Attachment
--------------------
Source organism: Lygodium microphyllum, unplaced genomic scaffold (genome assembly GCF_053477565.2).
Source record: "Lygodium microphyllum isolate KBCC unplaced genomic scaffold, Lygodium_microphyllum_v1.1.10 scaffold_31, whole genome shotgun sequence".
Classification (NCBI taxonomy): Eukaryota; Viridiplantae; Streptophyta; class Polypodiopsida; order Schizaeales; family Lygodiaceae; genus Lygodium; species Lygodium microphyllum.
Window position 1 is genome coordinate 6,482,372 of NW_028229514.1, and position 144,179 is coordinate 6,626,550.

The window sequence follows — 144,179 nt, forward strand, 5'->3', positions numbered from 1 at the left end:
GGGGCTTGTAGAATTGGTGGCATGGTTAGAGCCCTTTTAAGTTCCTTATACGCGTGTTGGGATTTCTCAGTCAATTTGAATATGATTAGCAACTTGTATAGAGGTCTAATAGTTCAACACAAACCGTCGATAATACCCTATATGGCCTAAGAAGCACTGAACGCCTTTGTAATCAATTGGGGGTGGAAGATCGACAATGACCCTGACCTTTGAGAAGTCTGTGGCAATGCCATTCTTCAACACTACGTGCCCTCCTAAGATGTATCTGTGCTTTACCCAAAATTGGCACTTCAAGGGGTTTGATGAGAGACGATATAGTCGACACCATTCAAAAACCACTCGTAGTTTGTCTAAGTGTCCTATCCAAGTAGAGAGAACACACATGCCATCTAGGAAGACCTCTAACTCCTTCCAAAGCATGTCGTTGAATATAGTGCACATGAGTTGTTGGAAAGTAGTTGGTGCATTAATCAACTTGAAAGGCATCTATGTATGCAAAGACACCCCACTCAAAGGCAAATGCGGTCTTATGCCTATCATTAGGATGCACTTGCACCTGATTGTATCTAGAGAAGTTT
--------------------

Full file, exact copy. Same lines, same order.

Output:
Source organism: Lygodium microphyllum, unplaced genomic scaffold (genome assembly GCF_053477565.2).
Source record: "Lygodium microphyllum isolate KBCC unplaced genomic scaffold, Lygodium_microphyllum_v1.1.10 scaffold_31, whole genome shotgun sequence".
Classification (NCBI taxonomy): Eukaryota; Viridiplantae; Streptophyta; class Polypodiopsida; order Schizaeales; family Lygodiaceae; genus Lygodium; species Lygodium microphyllum.
Window position 1 is genome coordinate 6,482,372 of NW_028229514.1, and position 144,179 is coordinate 6,626,550.

The window sequence follows — 144,179 nt, forward strand, 5'->3', positions numbered from 1 at the left end:
GGGGCTTGTAGAATTGGTGGCATGGTTAGAGCCCTTTTAAGTTCCTTATACGCGTGTTGGGATTTCTCAGTCAATTTGAATATGATTAGCAACTTGTATAGAGGTCTAATAGTTCAACACAAACCGTCGATAATACCCTATATGGCCTAAGAAGCACTGAACGCCTTTGTAATCAATTGGGGGTGGAAGATCGACAATGACCCTGACCTTTGAGAAGTCTGTGGCAATGCCATTCTTCAACACTACGTGCCCTCCTAAGATGTATCTGTGCTTTACCCAAAATTGGCACTTCAAGGGGTTTGATGAGAGACGATATAGTCGACACCATTCAAAAACCACTCGTAGTTTGTCTAAGTGTCCTATCCAAGTAGAGAGAACACACATGCCATCTAGGAAGACCTCTAACTCCTTCCAAAGCATGTCGTTGAATATAGTGCACATGAGTTGTTGGAAAGTAGTTGGTGCATTAATCAACTTGAAAGGCATCTATGTATGCAAAGACACCCCACTCAAAGGCAAATGCGGTCTTATGCCTATCATTAGGATGCACTTGCACCTGATTGTATCTAGAGAAGTTT